Nigerian students studying in St. Vincent and the Grenadines will not be prevented from voting in the upcoming elections simply because they are students.

“The law is very clear on the fact that a Commonwealth citizen who is residing in the country for a period of one year can be registered as a voter,” Supervisor of Elections Sylvia Findlay told I-Witness News on Monday.

“So, for our purposes, we will not discriminate against somebody because the person is a student. But as along as the person has been living here legally for one year…” she said.

Supervisor of Elections Sylvia Findlay. (IWN file photo)
Supervisor of Elections Sylvia Findlay. (IWN file photo)

Leader of the Opposition Arnhim Eustace told a rally of his New Democratic Party in Redemption Sharpes on Saturday that he has inquired of Findlay about whether the students would be allowed register as voters.

“She say she go look into it. I haven’t heard the outcome yet, but what I want to say, Nigeria is a Commonwealth country and if you resided here for a year from a Commonwealth country, you can end up voting legally.”

Eustace said he wanted to know what decision has been taken in St. Vincent and the Grenadines on the question of the eligibility of Nigerian students voting.

He said there is a court case involving Nigerian medical students in St. Kitts who voted in that country’s general elections earlier this year.

“And the question is whether they are students living or whether they are really residing in St. Kitts. We have to answer that questions here too,” Eustace said.

Findlay noted to I-Witness News that a person can only vote if they are registered as a voter.

“If there is a question being raised as to whether those students will be allowed to vote, the first thing is that those persons can only be allowed to vote if they were registered as a voter.

“And I am saying, if they can provide evidence to the Electoral Office that they are, first of all bona fide Commonwealth citizens, secondly, that they have resided here legally for at least one year,

and they show up to be registered, we will register them, like any other commonwealth citizen who lives here.”

Leader of the Opposition, Arnhim Eustace addressing the NDP rally in Redemption Sharpes on Saturday. (IWN photo)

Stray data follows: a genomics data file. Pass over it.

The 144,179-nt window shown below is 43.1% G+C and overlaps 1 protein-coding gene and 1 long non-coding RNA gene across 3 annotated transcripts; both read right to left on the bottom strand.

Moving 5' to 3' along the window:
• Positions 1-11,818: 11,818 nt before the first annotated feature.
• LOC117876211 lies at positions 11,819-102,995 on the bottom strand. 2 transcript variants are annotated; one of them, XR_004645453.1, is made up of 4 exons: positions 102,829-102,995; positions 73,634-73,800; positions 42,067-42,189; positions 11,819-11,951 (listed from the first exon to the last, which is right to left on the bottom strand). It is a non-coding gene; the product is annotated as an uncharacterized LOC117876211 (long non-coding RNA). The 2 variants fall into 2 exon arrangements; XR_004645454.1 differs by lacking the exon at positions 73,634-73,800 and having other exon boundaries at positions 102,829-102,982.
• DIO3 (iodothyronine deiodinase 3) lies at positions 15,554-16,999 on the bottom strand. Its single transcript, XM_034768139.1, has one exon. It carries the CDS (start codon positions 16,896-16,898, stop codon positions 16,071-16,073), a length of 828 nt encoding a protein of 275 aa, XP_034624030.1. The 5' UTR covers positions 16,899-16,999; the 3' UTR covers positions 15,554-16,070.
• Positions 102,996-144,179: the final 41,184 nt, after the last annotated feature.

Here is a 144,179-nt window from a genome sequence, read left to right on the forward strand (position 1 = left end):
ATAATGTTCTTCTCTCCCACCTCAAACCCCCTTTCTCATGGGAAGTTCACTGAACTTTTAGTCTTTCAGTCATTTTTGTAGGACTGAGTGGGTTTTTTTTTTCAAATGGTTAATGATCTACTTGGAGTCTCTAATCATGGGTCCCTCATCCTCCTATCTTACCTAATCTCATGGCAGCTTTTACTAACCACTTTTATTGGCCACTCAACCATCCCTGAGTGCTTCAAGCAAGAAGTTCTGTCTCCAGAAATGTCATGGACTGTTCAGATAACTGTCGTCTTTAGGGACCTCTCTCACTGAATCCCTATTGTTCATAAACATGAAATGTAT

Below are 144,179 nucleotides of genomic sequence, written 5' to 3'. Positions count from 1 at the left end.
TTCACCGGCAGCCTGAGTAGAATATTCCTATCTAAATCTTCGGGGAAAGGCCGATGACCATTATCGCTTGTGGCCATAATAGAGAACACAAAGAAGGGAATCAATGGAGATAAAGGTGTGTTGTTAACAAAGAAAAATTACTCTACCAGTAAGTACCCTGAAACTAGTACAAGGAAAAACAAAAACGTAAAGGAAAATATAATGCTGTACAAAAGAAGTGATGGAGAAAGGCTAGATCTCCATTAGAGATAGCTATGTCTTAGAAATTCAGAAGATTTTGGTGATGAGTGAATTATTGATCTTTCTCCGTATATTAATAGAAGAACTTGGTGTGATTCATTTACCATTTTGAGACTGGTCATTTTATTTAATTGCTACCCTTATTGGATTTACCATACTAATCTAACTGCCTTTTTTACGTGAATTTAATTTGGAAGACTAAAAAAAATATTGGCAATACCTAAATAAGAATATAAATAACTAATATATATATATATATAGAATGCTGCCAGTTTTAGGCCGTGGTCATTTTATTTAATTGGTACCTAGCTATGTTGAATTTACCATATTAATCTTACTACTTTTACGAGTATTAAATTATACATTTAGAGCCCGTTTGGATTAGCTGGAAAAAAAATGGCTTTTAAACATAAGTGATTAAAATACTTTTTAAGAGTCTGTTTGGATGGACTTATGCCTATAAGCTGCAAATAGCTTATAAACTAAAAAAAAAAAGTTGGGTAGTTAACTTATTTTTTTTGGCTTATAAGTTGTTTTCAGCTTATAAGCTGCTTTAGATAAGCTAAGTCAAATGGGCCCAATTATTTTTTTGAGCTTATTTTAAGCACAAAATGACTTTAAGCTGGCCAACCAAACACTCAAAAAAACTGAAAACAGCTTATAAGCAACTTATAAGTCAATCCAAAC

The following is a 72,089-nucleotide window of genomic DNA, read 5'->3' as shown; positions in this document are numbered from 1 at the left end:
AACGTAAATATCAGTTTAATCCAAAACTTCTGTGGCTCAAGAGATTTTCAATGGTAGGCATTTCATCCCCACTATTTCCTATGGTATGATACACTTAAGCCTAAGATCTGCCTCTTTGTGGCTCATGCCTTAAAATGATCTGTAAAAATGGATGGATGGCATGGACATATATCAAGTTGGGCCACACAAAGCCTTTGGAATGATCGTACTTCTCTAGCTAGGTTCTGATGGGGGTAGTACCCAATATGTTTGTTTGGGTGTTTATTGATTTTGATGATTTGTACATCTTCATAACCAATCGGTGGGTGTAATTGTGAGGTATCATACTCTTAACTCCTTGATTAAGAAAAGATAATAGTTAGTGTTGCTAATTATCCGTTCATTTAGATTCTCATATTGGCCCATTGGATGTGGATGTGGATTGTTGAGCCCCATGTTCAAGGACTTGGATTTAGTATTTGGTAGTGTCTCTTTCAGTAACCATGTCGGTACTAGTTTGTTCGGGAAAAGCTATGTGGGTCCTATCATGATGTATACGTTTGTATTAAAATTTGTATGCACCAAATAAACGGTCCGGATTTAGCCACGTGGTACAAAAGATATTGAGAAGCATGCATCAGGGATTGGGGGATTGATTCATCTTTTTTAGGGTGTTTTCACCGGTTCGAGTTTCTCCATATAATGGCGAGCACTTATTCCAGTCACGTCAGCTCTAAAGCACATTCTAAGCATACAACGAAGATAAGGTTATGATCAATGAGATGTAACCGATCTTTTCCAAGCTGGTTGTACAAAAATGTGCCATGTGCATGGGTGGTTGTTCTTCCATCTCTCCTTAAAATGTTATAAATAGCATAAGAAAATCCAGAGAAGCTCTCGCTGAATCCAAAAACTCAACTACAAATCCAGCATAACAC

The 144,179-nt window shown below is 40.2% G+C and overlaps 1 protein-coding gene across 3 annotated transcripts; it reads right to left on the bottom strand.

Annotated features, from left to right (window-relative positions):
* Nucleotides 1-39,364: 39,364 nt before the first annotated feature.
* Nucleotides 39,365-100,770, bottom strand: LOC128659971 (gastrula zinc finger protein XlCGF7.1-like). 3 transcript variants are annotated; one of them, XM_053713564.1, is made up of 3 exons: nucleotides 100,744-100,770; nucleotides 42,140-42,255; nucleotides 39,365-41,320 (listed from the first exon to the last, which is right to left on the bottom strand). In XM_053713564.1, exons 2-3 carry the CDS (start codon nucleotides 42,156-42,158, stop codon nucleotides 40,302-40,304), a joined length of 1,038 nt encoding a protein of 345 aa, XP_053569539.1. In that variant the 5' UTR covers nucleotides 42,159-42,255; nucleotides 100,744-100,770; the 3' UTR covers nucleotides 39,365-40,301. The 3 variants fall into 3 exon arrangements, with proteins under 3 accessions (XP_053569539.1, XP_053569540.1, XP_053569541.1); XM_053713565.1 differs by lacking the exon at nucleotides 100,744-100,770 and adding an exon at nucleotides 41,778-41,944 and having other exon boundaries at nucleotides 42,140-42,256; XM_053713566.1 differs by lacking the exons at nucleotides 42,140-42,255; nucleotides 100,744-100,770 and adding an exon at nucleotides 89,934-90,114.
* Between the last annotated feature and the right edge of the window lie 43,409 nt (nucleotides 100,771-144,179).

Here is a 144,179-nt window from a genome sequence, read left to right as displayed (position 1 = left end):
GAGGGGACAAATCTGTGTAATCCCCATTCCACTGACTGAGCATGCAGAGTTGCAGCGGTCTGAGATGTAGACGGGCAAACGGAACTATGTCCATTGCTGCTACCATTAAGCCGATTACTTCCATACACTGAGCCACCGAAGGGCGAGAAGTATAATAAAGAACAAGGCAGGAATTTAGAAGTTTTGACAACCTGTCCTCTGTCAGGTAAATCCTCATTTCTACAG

Leader of the Opposition, Arnhim Eustace addressing the NDP rally in Redemption Sharpes on Saturday. (IWN photo)

Findlay noted that a Commonwealth citizen must live in St. Vincent and the Grenadines for one year continuously to qualify for voter registration.

“But clearly, of the person is a student, then the person may have left the country for a brief period. Here is where the institution of learning also will come into play…” Findlay told I-Witness News.

“It has to do with the evidence that the person brings forward. If the Electoral Office doesn’t think that they have enough information, then clearly, they will not register the person. As long as we feel that we have enough information to register the person, we will,” Findlay said.

5 replies on “Nigerian students can vote in St. Vincent, if…”

  1. If it is indeed true that this is allowed by law in SVG, then the law is in need of amendment. Clearly, such a law makes it very easy for a sitting government to unfairly manipulate the outcome of an election in its favour, if the government is of a mind to do so. I am against it.

  2. As long as they have lived in the country for a year and the constituency that they wish to vote for at least 6 months, and have birth certificate, they should be able to register.

    Vicentians are sometimes asked for utility bills in their name, that should apply to everyone.

    In the case of students their student cards and evidence they are here legally.

    There are thousands of Nigerians in the UK who are not legal, that can be the same here.

    So presentation of their passports for inspection should also be a must. That will tell you if they have an immigration stamp and for what period, also will be able to check their movements.

    If they have been travelling outside the state during the 12 months that may also be a consideration.

  3. I am against it too.When these students finish their schooling they pack up and go back to Nigeria or where ever.They wont be here to help Vincentians to bear they grind.This ULP is in desperation mode right now and wont think twice to exploit this situation.

  4. So that’s the Nigerian like. Passport and now voters sent as students. I have to give it to Ralph and Camillo. Want to bet they are probably living in the constituency Camillo is contesting. I hope they deport the entire lot if they enter a voting booth.

  5. This is an interesting issue. Whoever heard about foreign students being empowered to vote in their host country in which they are not citizens? Would Vincentian students be able to vote in Nigerian national elections? Are Vincentian students allowed to vote in South Africa, the UK, India, Australia, Canada and other Commonwealth nations?

    I am Vincentian. Having left the country at the age of 20 to be a student in a foreign land, I never had the opportunity to vote in my homeland. In fact, it would have been preposterous for me to present my student visa and passport and claim the right to register as a voter in any country where I was studying – commonwealth member or not. How do we reconcile these quaint interpretations of Vincentian law with the political realities in our country?

    Vincentians abroad cannot vote, descendants of our national hero Joseph Chatoyer have no rights to citizenship; Nigerians, Syrians, Lebanese, etc. have rights in SVG that native born Vincentians who were forced to flee their homeland in search of economic survival are barred from having …..

    So how do we reconcile these matters? And who benefits from the present system of contradictions?

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